Propellers are a common assembly found on various types of aircraft, and they feature two or more blades protruding radially from a central hub, powered by a motor or an engine. Propeller blades sport both twists and angles for their design, with the slope differing throughout the length so that the blade is moving faster at the tips than the hub. Propeller assemblies work according to the principle of Newton's third law of motion, which states that every action has an equal and opposite reaction, and this is exemplified by the propeller acting like a turning screw. This blog aims to elucidate the minutiae of propeller structures, types, and functions to make their role clearer in aircraft safety and control.
An aircraft's engine powers the rotation of the propeller blades so that they spin at high speeds, where the engine's rotary power is transformed into forward thrust for the plane. The cross-section of a typical propeller blade is akin to that of an aircraft wing, where one surface is curved or cambered while the other is flat. Moreover, blades have a trailing or leading edge with a chord line running throughout their length. The blade twist and pitch are varied because the angular speed is most prominent at the tip compared to the relative airflow. The blade angle is also greater at the hub and smaller at the end, corresponding to the decreasing thickness from the center.
Propeller aerodynamics work much in the same way as aircraft wings. The static pressure generated due to the propeller movement gets reduced in front of the blade, while a reduction in airflow at the blade face increases static pressure. According to Newton's Third Law, this differential air pressure around the rotating blades sucks in the air within the central rotating disc, causing a rearward motion of the air column and a forward thrust of the aircraft. The amount of propeller thrust depends on the air mass at the aircraft's rear multiplied by its acceleration. Therefore, smaller propellers deliver lesser thrust due to the small mass of air they displace as compared to large propellers. The angle at which the wind strikes the propeller blade is called its angle of attack. At the same time, more considerable dynamic pressure is produced at the engine side of the blade with relation to the atmospheric pressure, thereby generating thrust from the overall pressure difference.
Different propeller designs exist along a gradient of complexity, ranging from ground-adjustable and fixed-pitch types to controllable-pitch and reverse-pitch systems. The different characteristics of each propeller type are discussed below:
As the name suggests, fixed pitch propellers have a fixed blade pitch or blade angle at a given airspeed or RPM. These propellers were extensively used in planes during World War II, and they are a feature of some vintage planes today. Since fixed pitch propellers are directly linked to their engines, where their speed is proportional to the engine. Moreover, the propeller's fixed-angle directly influences the plane's takeoff, flight, and landing capability.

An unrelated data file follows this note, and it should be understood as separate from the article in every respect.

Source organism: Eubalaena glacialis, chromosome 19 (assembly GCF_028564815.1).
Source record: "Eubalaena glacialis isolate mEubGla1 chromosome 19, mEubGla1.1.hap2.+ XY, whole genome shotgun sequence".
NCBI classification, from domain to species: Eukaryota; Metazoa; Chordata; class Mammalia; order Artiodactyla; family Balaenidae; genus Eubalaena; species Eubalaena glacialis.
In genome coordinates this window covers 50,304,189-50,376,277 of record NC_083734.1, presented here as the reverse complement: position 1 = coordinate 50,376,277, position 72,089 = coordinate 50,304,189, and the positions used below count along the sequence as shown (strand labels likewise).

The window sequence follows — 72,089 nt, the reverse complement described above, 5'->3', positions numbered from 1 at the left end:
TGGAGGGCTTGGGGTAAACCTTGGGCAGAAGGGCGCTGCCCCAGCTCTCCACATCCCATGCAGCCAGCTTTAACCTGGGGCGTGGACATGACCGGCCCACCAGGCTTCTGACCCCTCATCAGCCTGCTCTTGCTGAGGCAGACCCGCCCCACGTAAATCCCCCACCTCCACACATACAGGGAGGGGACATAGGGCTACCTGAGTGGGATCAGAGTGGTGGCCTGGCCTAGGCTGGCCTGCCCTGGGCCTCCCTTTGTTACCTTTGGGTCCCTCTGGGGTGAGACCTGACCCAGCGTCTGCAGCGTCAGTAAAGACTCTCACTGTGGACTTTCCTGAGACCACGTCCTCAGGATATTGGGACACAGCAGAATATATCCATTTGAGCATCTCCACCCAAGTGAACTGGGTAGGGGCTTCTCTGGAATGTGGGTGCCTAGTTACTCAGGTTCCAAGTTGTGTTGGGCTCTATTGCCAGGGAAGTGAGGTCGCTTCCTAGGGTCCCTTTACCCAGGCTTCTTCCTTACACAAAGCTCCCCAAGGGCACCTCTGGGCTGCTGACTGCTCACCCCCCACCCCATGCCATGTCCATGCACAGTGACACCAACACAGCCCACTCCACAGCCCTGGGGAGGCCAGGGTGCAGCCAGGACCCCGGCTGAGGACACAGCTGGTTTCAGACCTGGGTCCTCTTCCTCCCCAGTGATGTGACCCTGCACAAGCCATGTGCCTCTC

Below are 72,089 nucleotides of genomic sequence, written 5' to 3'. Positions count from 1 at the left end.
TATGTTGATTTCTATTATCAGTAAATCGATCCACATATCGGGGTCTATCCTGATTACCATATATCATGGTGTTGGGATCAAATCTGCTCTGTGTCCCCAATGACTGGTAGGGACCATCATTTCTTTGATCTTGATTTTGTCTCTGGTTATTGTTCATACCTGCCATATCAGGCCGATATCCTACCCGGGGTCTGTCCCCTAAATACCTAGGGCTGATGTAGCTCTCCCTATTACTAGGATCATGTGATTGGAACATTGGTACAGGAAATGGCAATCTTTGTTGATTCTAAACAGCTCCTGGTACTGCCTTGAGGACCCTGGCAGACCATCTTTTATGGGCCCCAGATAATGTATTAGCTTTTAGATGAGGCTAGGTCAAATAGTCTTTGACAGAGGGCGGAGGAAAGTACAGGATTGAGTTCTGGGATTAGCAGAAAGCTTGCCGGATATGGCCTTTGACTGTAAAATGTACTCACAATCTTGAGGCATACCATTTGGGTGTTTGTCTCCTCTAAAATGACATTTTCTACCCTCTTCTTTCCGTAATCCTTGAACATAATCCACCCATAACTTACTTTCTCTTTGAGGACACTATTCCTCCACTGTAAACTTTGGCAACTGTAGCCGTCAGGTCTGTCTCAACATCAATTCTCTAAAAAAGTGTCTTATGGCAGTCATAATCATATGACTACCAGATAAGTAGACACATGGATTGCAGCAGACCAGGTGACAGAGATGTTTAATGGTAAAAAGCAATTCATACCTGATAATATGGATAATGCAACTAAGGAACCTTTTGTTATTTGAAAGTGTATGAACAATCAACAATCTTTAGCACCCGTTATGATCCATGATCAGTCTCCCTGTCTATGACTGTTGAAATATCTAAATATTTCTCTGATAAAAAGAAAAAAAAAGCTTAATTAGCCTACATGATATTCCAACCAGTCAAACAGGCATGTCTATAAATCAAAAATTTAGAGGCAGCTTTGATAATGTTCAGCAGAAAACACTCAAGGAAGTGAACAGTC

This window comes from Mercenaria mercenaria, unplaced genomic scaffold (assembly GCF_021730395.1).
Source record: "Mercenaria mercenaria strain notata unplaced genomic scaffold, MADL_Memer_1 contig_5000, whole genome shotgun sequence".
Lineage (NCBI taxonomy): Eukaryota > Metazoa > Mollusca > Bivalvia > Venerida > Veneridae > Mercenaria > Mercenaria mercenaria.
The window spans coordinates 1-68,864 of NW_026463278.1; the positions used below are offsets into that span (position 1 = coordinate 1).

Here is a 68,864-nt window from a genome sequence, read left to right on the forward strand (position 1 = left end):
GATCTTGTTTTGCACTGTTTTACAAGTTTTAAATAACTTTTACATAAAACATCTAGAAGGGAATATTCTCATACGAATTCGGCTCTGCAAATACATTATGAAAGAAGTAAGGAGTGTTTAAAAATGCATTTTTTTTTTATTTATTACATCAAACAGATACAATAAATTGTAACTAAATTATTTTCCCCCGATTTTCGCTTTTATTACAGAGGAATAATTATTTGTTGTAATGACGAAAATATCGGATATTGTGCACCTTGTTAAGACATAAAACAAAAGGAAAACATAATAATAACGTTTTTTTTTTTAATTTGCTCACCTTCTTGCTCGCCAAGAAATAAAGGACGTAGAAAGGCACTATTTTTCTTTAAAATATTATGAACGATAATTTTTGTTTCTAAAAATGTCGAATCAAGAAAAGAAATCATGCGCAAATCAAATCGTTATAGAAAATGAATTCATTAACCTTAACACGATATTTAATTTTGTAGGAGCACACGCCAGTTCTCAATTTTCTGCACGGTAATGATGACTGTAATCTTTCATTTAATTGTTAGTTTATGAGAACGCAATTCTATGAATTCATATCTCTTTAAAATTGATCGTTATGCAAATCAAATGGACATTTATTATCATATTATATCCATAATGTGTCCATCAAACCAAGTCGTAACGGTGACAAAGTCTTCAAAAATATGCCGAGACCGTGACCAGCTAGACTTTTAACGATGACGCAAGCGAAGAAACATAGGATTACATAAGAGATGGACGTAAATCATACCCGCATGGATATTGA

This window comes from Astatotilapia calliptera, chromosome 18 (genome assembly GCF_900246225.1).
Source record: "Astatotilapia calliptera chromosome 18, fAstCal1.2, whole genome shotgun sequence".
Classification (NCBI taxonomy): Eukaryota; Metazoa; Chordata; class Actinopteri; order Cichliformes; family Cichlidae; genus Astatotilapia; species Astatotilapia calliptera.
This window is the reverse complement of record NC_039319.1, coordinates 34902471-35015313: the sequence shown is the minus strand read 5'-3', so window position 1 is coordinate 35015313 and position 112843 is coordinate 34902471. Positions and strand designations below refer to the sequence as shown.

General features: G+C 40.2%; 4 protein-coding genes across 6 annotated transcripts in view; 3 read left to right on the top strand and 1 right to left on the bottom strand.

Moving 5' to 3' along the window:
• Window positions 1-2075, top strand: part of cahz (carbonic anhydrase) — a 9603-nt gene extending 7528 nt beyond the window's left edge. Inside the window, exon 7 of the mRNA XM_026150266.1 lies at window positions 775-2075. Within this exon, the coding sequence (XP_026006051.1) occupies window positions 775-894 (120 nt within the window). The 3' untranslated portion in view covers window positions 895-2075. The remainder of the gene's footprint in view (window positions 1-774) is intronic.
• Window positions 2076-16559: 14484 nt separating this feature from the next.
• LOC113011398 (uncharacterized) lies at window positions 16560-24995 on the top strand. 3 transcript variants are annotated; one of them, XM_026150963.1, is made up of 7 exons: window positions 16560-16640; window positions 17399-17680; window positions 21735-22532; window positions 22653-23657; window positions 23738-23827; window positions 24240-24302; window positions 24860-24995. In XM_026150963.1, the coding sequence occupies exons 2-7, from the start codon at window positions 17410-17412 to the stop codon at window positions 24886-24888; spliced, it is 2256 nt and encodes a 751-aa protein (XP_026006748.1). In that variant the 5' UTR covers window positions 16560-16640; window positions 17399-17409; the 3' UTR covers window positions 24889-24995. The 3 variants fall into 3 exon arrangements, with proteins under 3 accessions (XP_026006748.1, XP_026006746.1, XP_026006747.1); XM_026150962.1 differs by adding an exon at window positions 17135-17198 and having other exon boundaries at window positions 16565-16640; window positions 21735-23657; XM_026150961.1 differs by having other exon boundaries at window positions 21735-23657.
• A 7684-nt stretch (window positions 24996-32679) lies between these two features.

Test club propellers are used for engine testing by providing an appropriate load to the engine. Ideally, all test club propellers should be checked for their general working conditions before being used, particularly paying attention to their alterations to pitch settings in the case of using adjustable test club propellers. Test club propellers also provide a load for cylinder head cooling, making them useful for ground running and bench testing applications. Furthermore, test club propellers should be calibrated and re-calibrated during events of deterioration or suspicious settings.
Ground adjustable propellers have a central clamping mechanism that fixes the angle of the blade around the central hub, which can be changed only when the plane is on the ground. Therefore, the basic functionality of these planes is similar to that of fixed-pitch airplanes since their pitch angle cannot be altered during flight. To alter the assembly’s configuration, the clamping is loosened to readjust the blade's pitch angle, followed by the realignment of the blades to the desired angle before tightening the clamp.
Reverse-pitch propellers are feathering-type propellers, which are the hallmarks of turboprops. Usually, these propellers are designed with a negative angle to produce opposing thrust by working against the plane's forward motion. Pilots employ propeller-reversal during a touchdown to slow their aircraft on the runway and prevent wearing down landing gear.
Unlike fixed pitch propellers, controllable pitch propellers can have their blade angles or pitch adjusted during flight, making them ideal for various applications across different ranges of aircraft weight. However, the options for adjusting the pitch angle are limited in the case of two-blade propellers. Hydraulic pumps and pistons are used to change the in-flight propeller pitch, being a design improvement over the earlier systems that were too simple to handle the evolving sophistication of aircraft maneuverability. Running an engine at continuously high speeds is neither practical nor economical. This is why controllable pitch propellers are used to control the pitch and RPM of the rotating blades.
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